• President Trump on Monday said America leads the world in coronavirus testing. 
  • The US has performed more total tests than any other country — more than 9 million — but it lags behind in terms of testing per capita.
  • Italy has performed the highest number of coronavirus tests per million people: nearly 42,000.
  • Canada and the UK are next on the list — each has tested more than 29,000 residents out of every 1 million.
  • A comparison of testing per capita in seven countries shows the US is no longer woefully behind other nations. But even more testing is still needed for the country to reopen safely.
  • Visit Business Insider’s homepage for more stories.

More than 9.3 million people in the US have been tested for the new coronavirus.

It’s an impressive figure — and one that President Donald Trump touted during a speech at the White House on Monday.

Trump said the US leads the world in testing and pledged that the country would surpass 10 million tests this week — “nearly double the number of any other country,” he noted.

But while the US has performed the highest total number of tests worldwide, it does not have the highest rate of testing per capita. When it comes to tests performed per number of residents, the US lags behind Italy, Canada, and the UK.

COVID 19 testing per capita

Shayanne Gal/Business Insider

Italy has performed more than 41,700 tests per 1 million residents, while Canada and the UK have performed about 29,750 and 29,225 tests per million people, respectively. 

The US comes in behind that trio, with about 28,480 tests performed per 1 million residents. According to Vox, Germany, New Zealand, and Denmark are also beating the US’s testing rate.

The chart above tracks only diagnostic tests, which determine whether someone has an active COVID-19 infection. Such tests involve taking samples of mucus and saliva and running a test in a lab to see whether those samples contain the coronavirus’ genomic sequence. But not every country reports testing using the same metric, which can make these rates difficult to compare. The UK reports “people tested,” the US reports “total test results,” Canada reports “individuals tested,” and Japan reports “persons.” South Korea, meanwhile, reports its testing total as “cases,” Turkey as number of “tests,” and Italy as number of “swabs.”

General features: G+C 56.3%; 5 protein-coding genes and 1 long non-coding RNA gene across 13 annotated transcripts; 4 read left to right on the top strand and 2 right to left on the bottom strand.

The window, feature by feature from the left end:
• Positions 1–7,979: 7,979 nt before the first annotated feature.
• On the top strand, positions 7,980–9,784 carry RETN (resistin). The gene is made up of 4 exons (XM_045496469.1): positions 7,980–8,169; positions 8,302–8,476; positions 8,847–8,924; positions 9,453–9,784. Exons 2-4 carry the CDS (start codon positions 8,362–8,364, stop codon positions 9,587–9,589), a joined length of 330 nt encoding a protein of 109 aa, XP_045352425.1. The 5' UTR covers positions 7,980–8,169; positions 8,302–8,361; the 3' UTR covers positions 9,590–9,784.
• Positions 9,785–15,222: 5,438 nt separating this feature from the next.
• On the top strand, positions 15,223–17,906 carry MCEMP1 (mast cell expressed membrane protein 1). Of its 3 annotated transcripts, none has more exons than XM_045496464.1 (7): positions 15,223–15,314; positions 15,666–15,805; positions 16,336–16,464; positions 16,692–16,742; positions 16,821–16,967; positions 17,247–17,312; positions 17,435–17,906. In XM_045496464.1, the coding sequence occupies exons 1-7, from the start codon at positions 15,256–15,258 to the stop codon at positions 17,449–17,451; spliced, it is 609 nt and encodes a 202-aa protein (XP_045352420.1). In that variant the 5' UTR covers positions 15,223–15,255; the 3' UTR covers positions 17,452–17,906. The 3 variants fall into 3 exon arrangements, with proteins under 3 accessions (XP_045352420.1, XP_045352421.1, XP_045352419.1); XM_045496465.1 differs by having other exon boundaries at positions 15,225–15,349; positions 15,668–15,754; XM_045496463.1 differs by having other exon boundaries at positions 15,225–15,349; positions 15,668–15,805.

In total, tests around the world have confirmed more than 4.2 million coronavirus infections. At least 289,900 people have died from COVID-19 since the outbreak began in December. 

Widespread testing is the key to reopening countries safely

NY coronavirus testing

Healthcare professionals test for COVID-19 at the ProHEALTH testing site in Jericho, New York on March 24, 2020.

Steve Pfost/Newsday RM via Getty Images

At the beginning of its outbreak, the US was woefully behind other nations in its tests-per-capita rate, due to a series of missteps that resulted in the distribution of faulty kits and delays in the widespread rollout of tests. On March 8, South Korea’s total number of tests done per million citizens was roughly 700 times the US’s, despite the fact that the two countries announced their first coronavirus cases on the same day.

By mid-April, the US had caught up, surpassing every country except Italy.

Widespread diagnostic testing, coupled with the rollout of antibody tests that analyze a person’s blood to determine whether they’ve already had COVID-19, can inform public-health officials about the scope of a local or national outbreak.

When combined with contact tracing, adequate testing enables officials control the virus’s spread. South Korea, for instance, was able to control its coronavirus outbreak in just 20 days by aggressively ramping up testing and then tracking down and quarantining anyone who came into contact with infected patients.

To properly keep tabs on the virus in the US and remobilize the economy, according to an April report from Harvard University, the US should be testing 20 million people per day by mid-summer. Currently, it’s testing fewer than 300,000 people per day. On Monday, Trump promised states $11 billion in aid for additional testing.

Andy Kiersz contributed reporting to this story.

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